Malcolm X was an African American religious leader and nationalist. He appealed to African Americans as he stated that they should “defend themselves against white aggression ‘by any means necessary.'” He encouraged young African Americans to defend their rights and try to find confidence inside of segregated America. He thought they should go about securing their rights through violence and any necessary means of action.

Black Panthers- objectives, beliefs, actions

The Black Panthers Party’s objective was to secure equal rights for all races. Their main belief was a “belief of international working class unity across the spectrum of color and gender”, which meant that they not only worked with other African American groups, but they also worked with white revolutionary groups. They created a capitalist economic system through influence by Marxism. They protested segregation using militaristic means by going in fully armed, protesting weapons laws and racism.

Reflection

The knowledge that will stick with me from this standard is that even when MLK ws in jail, he was able to write a letter and protest segregation whilst he was in jail. The fact that he could still fight for what he believed in all while being punished for righting for what he believed in is inspiring. THis relates to the world today because MLK made such great steps in the fight for equality and at the same time, inspired so many others to continure his fight. Without all of his efforts, many of the rights African Americans have today may not exist.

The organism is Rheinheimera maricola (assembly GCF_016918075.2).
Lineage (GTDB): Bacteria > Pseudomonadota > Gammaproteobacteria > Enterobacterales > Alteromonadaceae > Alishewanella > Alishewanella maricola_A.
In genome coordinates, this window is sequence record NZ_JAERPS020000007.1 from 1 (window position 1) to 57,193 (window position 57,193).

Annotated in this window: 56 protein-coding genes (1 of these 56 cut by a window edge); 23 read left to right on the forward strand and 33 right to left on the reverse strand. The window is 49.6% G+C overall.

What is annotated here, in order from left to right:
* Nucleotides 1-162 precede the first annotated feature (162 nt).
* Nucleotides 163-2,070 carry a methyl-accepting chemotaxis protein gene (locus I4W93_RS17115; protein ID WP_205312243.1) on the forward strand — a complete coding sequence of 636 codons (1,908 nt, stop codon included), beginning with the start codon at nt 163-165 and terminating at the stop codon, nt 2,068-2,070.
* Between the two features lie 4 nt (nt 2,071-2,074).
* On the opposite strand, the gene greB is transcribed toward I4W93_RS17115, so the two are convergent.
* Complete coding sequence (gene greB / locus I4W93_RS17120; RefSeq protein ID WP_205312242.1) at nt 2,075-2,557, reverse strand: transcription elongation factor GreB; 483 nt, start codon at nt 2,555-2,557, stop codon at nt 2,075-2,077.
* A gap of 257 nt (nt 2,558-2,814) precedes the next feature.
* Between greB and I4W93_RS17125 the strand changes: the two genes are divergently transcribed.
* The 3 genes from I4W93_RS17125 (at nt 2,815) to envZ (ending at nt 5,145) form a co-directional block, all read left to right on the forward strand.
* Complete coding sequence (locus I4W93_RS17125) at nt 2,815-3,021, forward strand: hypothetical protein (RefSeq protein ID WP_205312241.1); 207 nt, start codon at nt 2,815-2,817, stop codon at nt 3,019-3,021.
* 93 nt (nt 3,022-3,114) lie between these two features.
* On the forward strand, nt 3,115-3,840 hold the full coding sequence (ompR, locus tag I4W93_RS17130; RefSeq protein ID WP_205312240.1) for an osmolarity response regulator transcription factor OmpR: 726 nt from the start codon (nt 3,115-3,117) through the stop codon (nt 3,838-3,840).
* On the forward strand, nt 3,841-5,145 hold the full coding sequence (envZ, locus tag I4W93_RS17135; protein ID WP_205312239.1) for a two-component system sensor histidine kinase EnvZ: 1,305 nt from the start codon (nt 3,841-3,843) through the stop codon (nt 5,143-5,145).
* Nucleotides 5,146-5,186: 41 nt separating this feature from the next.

http://www.history.com/news/kings-letter-from-birmingham-jail-50-years-later

http://www.history.com/topics/black-history/march-on-washington

http://www.history.com/this-day-in-history/king-speaks-to-march-on-washington

http://www.history.com/topics/black-history/malcolm-x

https://www.marxists.org/history/usa/workers/black-panthers/

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SSUSH22c.

Explain Brown v. Board of Education and efforts to resist the decision.

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Who was the chief justice, what was the decision on what constitutional/legal ground?

Earl Warren was  the Chief Justice during the Brown v. Board of Education supreme court case. The decision was unanimous stating that “separate educational facilities” were “inherently unequal” due to how the inequalities effected their educations and “deprived black students of equal protection under the law.”

Brown II

Brown II was a court decision issued in 1955 that stated that the Brown v. Board of Education decision in which desegregation would occur could proceed with “all deliberate speed”. This meant that the decision could be put off and resisted by schools and institutions if they did not want to desegregate right away. Dislike of Brown II was shown by supporters and those against the Brown v. Board of Education decision.

Little Rock Nine- year, who, what happened and result